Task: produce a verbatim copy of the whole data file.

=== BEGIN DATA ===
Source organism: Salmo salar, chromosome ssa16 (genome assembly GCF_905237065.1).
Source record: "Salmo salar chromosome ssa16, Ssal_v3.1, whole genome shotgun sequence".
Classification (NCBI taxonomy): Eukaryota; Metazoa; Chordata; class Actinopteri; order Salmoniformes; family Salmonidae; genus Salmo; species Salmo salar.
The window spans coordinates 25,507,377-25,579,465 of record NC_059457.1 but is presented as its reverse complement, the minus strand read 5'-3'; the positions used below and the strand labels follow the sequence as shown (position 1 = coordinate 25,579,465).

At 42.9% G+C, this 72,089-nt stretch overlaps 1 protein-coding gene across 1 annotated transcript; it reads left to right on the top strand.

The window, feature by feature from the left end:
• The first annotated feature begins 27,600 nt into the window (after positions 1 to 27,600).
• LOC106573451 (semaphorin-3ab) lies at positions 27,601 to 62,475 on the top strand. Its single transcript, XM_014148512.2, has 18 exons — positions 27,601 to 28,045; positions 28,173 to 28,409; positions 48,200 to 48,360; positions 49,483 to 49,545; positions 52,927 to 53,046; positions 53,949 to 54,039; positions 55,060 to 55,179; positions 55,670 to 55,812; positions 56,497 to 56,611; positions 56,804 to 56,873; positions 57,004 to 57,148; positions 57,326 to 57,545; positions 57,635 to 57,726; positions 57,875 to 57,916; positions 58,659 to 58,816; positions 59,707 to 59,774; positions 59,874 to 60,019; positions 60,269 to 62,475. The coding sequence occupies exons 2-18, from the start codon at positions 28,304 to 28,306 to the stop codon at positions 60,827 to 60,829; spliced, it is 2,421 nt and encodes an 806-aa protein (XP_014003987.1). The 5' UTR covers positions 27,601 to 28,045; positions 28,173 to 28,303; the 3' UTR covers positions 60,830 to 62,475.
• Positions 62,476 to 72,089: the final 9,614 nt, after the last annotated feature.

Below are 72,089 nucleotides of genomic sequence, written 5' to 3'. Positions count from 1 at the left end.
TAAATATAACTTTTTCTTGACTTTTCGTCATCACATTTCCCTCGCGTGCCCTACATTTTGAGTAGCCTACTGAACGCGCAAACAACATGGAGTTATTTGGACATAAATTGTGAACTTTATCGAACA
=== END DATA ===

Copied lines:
Source organism: Salmo salar, chromosome ssa16 (genome assembly GCF_905237065.1).
Source record: "Salmo salar chromosome ssa16, Ssal_v3.1, whole genome shotgun sequence".
Classification (NCBI taxonomy): Eukaryota; Metazoa; Chordata; class Actinopteri; order Salmoniformes; family Salmonidae; genus Salmo; species Salmo salar.
The window spans coordinates 25,507,377-25,579,465 of record NC_059457.1 but is presented as its reverse complement, the minus strand read 5'-3'; the positions used below and the strand labels follow the sequence as shown (position 1 = coordinate 25,579,465).

At 42.9% G+C, this 72,089-nt stretch overlaps 1 protein-coding gene across 1 annotated transcript; it reads left to right on the top strand.

The window, feature by feature from the left end:
• The first annotated feature begins 27,600 nt into the window (after positions 1 to 27,600).
• LOC106573451 (semaphorin-3ab) lies at positions 27,601 to 62,475 on the top strand. Its single transcript, XM_014148512.2, has 18 exons — positions 27,601 to 28,045; positions 28,173 to 28,409; positions 48,200 to 48,360; positions 49,483 to 49,545; positions 52,927 to 53,046; positions 53,949 to 54,039; positions 55,060 to 55,179; positions 55,670 to 55,812; positions 56,497 to 56,611; positions 56,804 to 56,873; positions 57,004 to 57,148; positions 57,326 to 57,545; positions 57,635 to 57,726; positions 57,875 to 57,916; positions 58,659 to 58,816; positions 59,707 to 59,774; positions 59,874 to 60,019; positions 60,269 to 62,475. The coding sequence occupies exons 2-18, from the start codon at positions 28,304 to 28,306 to the stop codon at positions 60,827 to 60,829; spliced, it is 2,421 nt and encodes an 806-aa protein (XP_014003987.1). The 5' UTR covers positions 27,601 to 28,045; positions 28,173 to 28,303; the 3' UTR covers positions 60,830 to 62,475.
• Positions 62,476 to 72,089: the final 9,614 nt, after the last annotated feature.

Below are 72,089 nucleotides of genomic sequence, written 5' to 3'. Positions count from 1 at the left end.
TAAATATAACTTTTTCTTGACTTTTCGTCATCACATTTCCCTCGCGTGCCCTACATTTTGAGTAGCCTACTGAACGCGCAAACAACATGGAGTTATTTGGACATAAATTGTGAACTTTATCGAACA